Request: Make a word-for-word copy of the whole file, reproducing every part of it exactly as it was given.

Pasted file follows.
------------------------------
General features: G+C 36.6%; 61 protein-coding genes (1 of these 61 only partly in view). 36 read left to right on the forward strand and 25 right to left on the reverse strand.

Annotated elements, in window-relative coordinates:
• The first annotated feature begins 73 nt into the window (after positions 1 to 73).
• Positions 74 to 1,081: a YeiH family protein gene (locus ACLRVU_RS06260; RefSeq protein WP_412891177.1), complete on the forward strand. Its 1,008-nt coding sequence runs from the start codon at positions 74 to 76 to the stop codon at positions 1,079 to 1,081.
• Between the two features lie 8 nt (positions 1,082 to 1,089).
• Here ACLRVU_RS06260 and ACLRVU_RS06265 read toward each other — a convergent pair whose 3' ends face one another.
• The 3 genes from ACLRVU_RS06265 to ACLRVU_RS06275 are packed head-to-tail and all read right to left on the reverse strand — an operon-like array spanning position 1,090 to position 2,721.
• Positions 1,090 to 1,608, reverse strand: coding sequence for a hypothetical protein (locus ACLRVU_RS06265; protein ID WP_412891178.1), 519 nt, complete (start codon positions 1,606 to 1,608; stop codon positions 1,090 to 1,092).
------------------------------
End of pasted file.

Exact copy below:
General features: G+C 36.6%; 61 protein-coding genes (1 of these 61 only partly in view). 36 read left to right on the forward strand and 25 right to left on the reverse strand.

Annotated elements, in window-relative coordinates:
• The first annotated feature begins 73 nt into the window (after positions 1 to 73).
• Positions 74 to 1,081: a YeiH family protein gene (locus ACLRVU_RS06260; RefSeq protein WP_412891177.1), complete on the forward strand. Its 1,008-nt coding sequence runs from the start codon at positions 74 to 76 to the stop codon at positions 1,079 to 1,081.
• Between the two features lie 8 nt (positions 1,082 to 1,089).
• Here ACLRVU_RS06260 and ACLRVU_RS06265 read toward each other — a convergent pair whose 3' ends face one another.
• The 3 genes from ACLRVU_RS06265 to ACLRVU_RS06275 are packed head-to-tail and all read right to left on the reverse strand — an operon-like array spanning position 1,090 to position 2,721.
• Positions 1,090 to 1,608, reverse strand: coding sequence for a hypothetical protein (locus ACLRVU_RS06265; protein ID WP_412891178.1), 519 nt, complete (start codon positions 1,606 to 1,608; stop codon positions 1,090 to 1,092).